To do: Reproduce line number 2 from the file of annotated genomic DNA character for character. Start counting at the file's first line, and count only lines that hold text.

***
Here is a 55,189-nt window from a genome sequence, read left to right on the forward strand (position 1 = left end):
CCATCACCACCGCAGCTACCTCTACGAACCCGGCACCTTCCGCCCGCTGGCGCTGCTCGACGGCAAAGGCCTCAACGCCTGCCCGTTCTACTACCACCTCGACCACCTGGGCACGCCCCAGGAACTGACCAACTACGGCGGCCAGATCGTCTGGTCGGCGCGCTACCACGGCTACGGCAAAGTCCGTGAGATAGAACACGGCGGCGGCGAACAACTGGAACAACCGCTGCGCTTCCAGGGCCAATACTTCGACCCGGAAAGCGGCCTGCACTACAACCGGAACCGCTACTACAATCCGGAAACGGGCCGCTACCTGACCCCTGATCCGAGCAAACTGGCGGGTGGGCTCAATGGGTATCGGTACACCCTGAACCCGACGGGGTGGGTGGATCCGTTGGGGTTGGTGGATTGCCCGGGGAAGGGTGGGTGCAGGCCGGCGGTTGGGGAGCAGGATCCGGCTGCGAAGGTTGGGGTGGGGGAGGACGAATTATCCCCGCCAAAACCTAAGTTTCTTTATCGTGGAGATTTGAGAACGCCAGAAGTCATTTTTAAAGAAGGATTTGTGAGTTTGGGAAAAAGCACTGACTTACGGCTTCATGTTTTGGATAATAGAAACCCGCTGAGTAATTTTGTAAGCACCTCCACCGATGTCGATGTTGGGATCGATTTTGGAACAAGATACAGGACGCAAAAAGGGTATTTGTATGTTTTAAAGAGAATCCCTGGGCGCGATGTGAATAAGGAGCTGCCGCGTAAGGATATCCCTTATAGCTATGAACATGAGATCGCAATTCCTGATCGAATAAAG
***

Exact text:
CCATCACCACCGCAGCTACCTCTACGAACCCGGCACCTTCCGCCCGCTGGCGCTGCTCGACGGCAAAGGCCTCAACGCCTGCCCGTTCTACTACCACCTCGACCACCTGGGCACGCCCCAGGAACTGACCAACTACGGCGGCCAGATCGTCTGGTCGGCGCGCTACCACGGCTACGGCAAAGTCCGTGAGATAGAACACGGCGGCGGCGAACAACTGGAACAACCGCTGCGCTTCCAGGGCCAATACTTCGACCCGGAAAGCGGCCTGCACTACAACCGGAACCGCTACTACAATCCGGAAACGGGCCGCTACCTGACCCCTGATCCGAGCAAACTGGCGGGTGGGCTCAATGGGTATCGGTACACCCTGAACCCGACGGGGTGGGTGGATCCGTTGGGGTTGGTGGATTGCCCGGGGAAGGGTGGGTGCAGGCCGGCGGTTGGGGAGCAGGATCCGGCTGCGAAGGTTGGGGTGGGGGAGGACGAATTATCCCCGCCAAAACCTAAGTTTCTTTATCGTGGAGATTTGAGAACGCCAGAAGTCATTTTTAAAGAAGGATTTGTGAGTTTGGGAAAAAGCACTGACTTACGGCTTCATGTTTTGGATAATAGAAACCCGCTGAGTAATTTTGTAAGCACCTCCACCGATGTCGATGTTGGGATCGATTTTGGAACAAGATACAGGACGCAAAAAGGGTATTTGTATGTTTTAAAGAGAATCCCTGGGCGCGATGTGAATAAGGAGCTGCCGCGTAAGGATATCCCTTATAGCTATGAACATGAGATCGCAATTCCTGATCGAATAAAG